Mar 20, 2010

Vernal Equinox: Return of the Maiden

Crossposted from Reflections Journal.

Sometimes called Eostara or Ostara, from which the word Easter is derived, the Vernal Equinox -- when the position of the earth balances night and day evenly -- is the beginning of spring.

The Wheel turns again and with this turn comes the Vernal Equinox or Eostara. At this time the hours of daylight and night are balanced against each other. After this time, and until the Autumnal Equinox, daylight will have the ascendent [stet] influence. The goddess now wears the aspect of the Maiden of Spring and meets the young god, now the Youth of Spring, who was born into the world at Yule. Together, the coupling of masculine and feminine energies will plant the seeds of life and growth upon which all the continued survival of the world depends.

. . .
A sabbat of balance and beginnings. A traditional time to prepare for future planting and bless the seeds of physical, spiritual, and ritual gardens.

So the Vernal Equinox is celebrated as a time of germination. It is the early spring when things first begin to visibly sprout and grow. It is also one of those crystal clear correlations of paganism and it's hybridization with, or usurpation by, early Catholicism. In Welsh it's Gwyl Canol Gwenwynol.

The Spring Equinox defines the season where Spring reaches it's apex, halfway through its journey from Candlemas to Beltane. Night and day are in perfect balance, with the powers of light on the ascendancy. The god of light now wins a victory over his twin, the god of darkness. In the Welsh Mabinogion, this is the day on which the restored Llew takes his vengeance on Goronwy by piercing him with the sunlight spear. For Llew was restored/reborn at the Winter Solstice and is now well/old enough to vanquish his rival/twin and mate with his lover/mother. And the great Mother Goddess, who has returned to her Virgin aspect at Candlemas, welcomes the young sun god's embraces and conceives a child. The child will be born nine months from now, at the next Winter Solstice. And so the cycle closes at last to begin anew.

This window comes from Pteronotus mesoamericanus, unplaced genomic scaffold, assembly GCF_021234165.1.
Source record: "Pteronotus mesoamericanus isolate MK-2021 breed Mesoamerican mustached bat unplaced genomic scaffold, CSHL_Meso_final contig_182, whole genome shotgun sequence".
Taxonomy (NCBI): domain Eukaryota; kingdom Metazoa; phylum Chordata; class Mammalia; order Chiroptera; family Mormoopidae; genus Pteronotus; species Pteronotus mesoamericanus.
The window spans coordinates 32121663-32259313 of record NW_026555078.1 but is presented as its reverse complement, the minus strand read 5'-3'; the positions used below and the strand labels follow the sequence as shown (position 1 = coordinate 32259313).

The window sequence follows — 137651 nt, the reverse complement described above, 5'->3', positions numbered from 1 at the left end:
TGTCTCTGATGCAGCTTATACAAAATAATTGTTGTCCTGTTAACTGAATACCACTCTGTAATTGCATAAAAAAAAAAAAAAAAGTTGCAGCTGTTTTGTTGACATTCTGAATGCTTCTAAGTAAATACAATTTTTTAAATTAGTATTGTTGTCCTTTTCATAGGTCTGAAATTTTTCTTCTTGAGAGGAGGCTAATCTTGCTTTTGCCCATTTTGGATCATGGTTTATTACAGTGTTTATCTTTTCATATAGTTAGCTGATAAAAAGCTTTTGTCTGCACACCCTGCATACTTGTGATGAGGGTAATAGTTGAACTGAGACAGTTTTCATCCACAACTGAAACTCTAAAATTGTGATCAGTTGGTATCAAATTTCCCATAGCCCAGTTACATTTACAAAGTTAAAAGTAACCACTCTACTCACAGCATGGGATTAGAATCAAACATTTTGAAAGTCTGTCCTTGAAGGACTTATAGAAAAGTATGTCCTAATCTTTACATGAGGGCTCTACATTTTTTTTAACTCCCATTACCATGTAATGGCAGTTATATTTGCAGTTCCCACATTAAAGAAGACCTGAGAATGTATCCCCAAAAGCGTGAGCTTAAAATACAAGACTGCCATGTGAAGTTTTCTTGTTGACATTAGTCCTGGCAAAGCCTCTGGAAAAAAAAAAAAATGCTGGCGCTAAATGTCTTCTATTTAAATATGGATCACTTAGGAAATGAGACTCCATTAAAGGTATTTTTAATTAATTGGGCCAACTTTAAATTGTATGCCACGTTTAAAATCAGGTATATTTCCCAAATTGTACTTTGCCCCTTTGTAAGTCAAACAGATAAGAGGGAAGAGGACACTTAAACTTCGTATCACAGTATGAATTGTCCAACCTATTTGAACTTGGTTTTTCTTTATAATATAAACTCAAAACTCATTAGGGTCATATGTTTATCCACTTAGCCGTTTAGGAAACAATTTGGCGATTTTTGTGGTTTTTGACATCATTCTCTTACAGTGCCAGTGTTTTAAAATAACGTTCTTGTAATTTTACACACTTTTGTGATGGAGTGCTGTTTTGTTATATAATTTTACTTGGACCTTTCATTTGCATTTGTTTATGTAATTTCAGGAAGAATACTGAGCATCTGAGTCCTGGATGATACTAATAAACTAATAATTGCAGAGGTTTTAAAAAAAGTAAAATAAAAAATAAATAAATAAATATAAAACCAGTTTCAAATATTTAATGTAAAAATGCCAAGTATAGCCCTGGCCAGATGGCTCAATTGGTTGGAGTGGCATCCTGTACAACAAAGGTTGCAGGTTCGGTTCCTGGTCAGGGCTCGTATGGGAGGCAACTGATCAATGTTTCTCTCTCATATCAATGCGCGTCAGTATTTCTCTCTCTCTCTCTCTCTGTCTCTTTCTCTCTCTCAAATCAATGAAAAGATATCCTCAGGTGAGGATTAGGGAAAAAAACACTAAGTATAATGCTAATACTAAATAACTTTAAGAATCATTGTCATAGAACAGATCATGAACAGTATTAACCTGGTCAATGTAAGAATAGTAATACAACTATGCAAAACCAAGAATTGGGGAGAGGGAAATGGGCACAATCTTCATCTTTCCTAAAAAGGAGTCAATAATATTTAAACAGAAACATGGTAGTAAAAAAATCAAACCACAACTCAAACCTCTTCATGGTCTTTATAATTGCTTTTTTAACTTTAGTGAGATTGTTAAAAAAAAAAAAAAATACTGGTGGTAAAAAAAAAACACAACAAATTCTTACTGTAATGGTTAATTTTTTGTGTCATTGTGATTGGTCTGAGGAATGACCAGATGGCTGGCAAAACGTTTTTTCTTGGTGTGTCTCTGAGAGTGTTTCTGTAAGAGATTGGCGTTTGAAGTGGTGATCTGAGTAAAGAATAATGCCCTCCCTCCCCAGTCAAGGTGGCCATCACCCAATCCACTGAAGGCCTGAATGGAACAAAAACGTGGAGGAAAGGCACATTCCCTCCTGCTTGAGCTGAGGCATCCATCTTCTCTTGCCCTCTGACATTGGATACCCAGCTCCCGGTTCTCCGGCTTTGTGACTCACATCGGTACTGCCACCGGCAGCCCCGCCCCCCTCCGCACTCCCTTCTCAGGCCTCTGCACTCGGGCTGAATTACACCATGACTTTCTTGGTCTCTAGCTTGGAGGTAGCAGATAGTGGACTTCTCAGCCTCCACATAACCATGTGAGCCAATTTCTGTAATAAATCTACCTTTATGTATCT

The customs surrounding the celebration of the spring equinox were imported from Mediterranean lands, although there can be no doubt that the first inhabitants of the British Isles observed it, as evidence from megalithic sites shows. But it was certainly more popular to the south, where people celebrated the holiday as New Year's Day, and claimed it as the first day of the first sign of the Zodiac, Aries. However you look at it, it is certainly a time of new beginnings, as a simple glance at Nature will prove.

There are two holidays of Christianity which get mixed up with the Vernal Equinox. The first, occurrs [stet] on the fixed calendar day of March 25th in the old liturgical calendar, and is called the Feast of the Annunciation of the Blessed Virgin Mary. 'Annunciation' means an announcement. This is the day that the angel Gabriel announced to Mary that she was 'in the family way'. Naturally, this had to be announced since Mary, being still a virgin, would have no other means of knowing it. The Church picked the Vernal Equinox for the event because it was necessary to have Mary conceive the child Jesus a full nine months before his birth at the Winter Solstice (i.e., Christmas, celebrated on the fixed calendar date of December 25). Mary's pregnancy would take the natural nine months to complete, even if the conception was a bit unorthodox.

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